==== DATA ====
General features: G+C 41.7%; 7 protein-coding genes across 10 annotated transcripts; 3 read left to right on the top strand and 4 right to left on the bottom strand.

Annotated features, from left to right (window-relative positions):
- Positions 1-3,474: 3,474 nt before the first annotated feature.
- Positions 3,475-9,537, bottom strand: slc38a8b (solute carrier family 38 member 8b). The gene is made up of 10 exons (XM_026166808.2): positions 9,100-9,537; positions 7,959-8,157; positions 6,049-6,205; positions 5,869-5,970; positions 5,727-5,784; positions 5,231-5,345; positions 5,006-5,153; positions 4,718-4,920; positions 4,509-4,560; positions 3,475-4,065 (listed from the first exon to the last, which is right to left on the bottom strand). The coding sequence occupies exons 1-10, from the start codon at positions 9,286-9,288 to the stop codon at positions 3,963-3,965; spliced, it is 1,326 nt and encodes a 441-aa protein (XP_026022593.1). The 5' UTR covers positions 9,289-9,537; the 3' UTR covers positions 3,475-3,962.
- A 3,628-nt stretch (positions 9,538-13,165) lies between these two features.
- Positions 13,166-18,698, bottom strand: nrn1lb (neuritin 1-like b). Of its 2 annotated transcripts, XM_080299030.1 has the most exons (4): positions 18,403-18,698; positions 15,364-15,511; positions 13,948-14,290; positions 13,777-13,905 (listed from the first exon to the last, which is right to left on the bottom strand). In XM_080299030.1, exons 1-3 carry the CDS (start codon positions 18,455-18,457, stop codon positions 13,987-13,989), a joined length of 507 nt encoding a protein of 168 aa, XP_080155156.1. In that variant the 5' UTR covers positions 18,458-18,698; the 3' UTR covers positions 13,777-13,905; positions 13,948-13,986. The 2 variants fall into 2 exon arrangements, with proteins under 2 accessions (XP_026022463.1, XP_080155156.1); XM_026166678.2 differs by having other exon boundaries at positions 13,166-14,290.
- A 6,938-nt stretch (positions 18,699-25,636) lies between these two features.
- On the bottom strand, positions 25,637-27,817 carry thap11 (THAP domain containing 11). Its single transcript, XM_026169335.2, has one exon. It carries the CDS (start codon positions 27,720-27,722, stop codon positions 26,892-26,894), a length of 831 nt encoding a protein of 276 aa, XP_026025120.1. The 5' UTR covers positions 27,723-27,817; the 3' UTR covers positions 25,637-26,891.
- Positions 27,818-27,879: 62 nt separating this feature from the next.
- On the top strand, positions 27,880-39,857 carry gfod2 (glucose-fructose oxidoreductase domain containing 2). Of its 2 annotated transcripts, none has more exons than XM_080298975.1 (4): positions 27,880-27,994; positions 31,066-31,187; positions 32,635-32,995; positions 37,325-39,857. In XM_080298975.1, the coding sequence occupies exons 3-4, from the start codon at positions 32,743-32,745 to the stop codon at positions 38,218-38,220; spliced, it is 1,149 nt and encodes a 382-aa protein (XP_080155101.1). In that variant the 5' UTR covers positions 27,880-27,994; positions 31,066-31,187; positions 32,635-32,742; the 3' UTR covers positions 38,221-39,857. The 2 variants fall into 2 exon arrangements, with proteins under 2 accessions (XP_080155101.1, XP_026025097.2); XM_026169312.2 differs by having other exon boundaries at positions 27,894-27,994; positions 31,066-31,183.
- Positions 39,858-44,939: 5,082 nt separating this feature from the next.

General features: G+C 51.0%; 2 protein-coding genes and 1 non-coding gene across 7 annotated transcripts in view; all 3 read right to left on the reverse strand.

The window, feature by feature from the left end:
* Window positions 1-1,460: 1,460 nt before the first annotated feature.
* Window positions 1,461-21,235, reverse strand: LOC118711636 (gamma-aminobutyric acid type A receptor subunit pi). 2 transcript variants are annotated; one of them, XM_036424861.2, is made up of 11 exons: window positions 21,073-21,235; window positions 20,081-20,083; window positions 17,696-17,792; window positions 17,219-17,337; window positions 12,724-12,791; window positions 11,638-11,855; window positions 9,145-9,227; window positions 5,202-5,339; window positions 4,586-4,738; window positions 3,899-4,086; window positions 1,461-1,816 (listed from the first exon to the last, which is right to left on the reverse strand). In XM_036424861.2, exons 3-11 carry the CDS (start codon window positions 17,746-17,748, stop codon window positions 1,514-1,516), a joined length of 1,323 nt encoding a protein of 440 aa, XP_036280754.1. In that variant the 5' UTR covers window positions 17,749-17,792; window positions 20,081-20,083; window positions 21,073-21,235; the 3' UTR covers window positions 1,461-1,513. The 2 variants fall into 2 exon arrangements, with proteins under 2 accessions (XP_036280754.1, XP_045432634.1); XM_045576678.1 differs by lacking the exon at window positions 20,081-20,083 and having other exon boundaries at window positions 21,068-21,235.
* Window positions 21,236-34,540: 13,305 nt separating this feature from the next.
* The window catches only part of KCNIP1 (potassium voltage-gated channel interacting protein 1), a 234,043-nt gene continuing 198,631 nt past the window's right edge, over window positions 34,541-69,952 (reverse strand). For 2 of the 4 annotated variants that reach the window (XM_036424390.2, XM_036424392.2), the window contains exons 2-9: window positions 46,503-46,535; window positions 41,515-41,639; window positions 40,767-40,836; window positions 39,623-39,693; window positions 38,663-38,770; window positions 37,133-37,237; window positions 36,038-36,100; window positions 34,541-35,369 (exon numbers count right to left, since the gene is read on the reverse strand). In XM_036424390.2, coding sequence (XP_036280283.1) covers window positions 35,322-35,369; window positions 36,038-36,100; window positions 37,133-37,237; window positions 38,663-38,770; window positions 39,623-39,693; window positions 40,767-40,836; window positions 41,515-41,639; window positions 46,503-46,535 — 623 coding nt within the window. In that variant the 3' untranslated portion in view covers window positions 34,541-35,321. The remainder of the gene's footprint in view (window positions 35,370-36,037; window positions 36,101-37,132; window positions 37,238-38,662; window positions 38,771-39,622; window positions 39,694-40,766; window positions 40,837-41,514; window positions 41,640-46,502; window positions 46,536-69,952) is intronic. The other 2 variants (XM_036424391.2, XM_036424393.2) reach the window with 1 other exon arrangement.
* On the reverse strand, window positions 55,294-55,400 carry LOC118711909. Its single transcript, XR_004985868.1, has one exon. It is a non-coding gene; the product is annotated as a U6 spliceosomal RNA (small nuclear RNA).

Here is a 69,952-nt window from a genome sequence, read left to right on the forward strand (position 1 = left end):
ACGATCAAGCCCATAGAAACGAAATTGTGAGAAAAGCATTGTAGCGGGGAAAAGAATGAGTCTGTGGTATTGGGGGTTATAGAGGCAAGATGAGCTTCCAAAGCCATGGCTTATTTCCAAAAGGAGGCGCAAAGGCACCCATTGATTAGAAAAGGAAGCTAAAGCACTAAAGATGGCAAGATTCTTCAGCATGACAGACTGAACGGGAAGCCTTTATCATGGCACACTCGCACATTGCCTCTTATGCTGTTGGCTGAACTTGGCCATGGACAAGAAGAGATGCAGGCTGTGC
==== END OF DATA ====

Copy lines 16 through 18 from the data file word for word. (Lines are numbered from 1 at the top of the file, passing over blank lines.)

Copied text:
* Window positions 21,236-34,540: 13,305 nt separating this feature from the next.
* The window catches only part of KCNIP1 (potassium voltage-gated channel interacting protein 1), a 234,043-nt gene continuing 198,631 nt past the window's right edge, over window positions 34,541-69,952 (reverse strand). For 2 of the 4 annotated variants that reach the window (XM_036424390.2, XM_036424392.2), the window contains exons 2-9: window positions 46,503-46,535; window positions 41,515-41,639; window positions 40,767-40,836; window positions 39,623-39,693; window positions 38,663-38,770; window positions 37,133-37,237; window positions 36,038-36,100; window positions 34,541-35,369 (exon numbers count right to left, since the gene is read on the reverse strand). In XM_036424390.2, coding sequence (XP_036280283.1) covers window positions 35,322-35,369; window positions 36,038-36,100; window positions 37,133-37,237; window positions 38,663-38,770; window positions 39,623-39,693; window positions 40,767-40,836; window positions 41,515-41,639; window positions 46,503-46,535 — 623 coding nt within the window. In that variant the 3' untranslated portion in view covers window positions 34,541-35,321. The remainder of the gene's footprint in view (window positions 35,370-36,037; window positions 36,101-37,132; window positions 37,238-38,662; window positions 38,771-39,622; window positions 39,694-40,766; window positions 40,837-41,514; window positions 41,640-46,502; window positions 46,536-69,952) is intronic. The other 2 variants (XM_036424391.2, XM_036424393.2) reach the window with 1 other exon arrangement.
* On the reverse strand, window positions 55,294-55,400 carry LOC118711909. Its single transcript, XR_004985868.1, has one exon. It is a non-coding gene; the product is annotated as a U6 spliceosomal RNA (small nuclear RNA).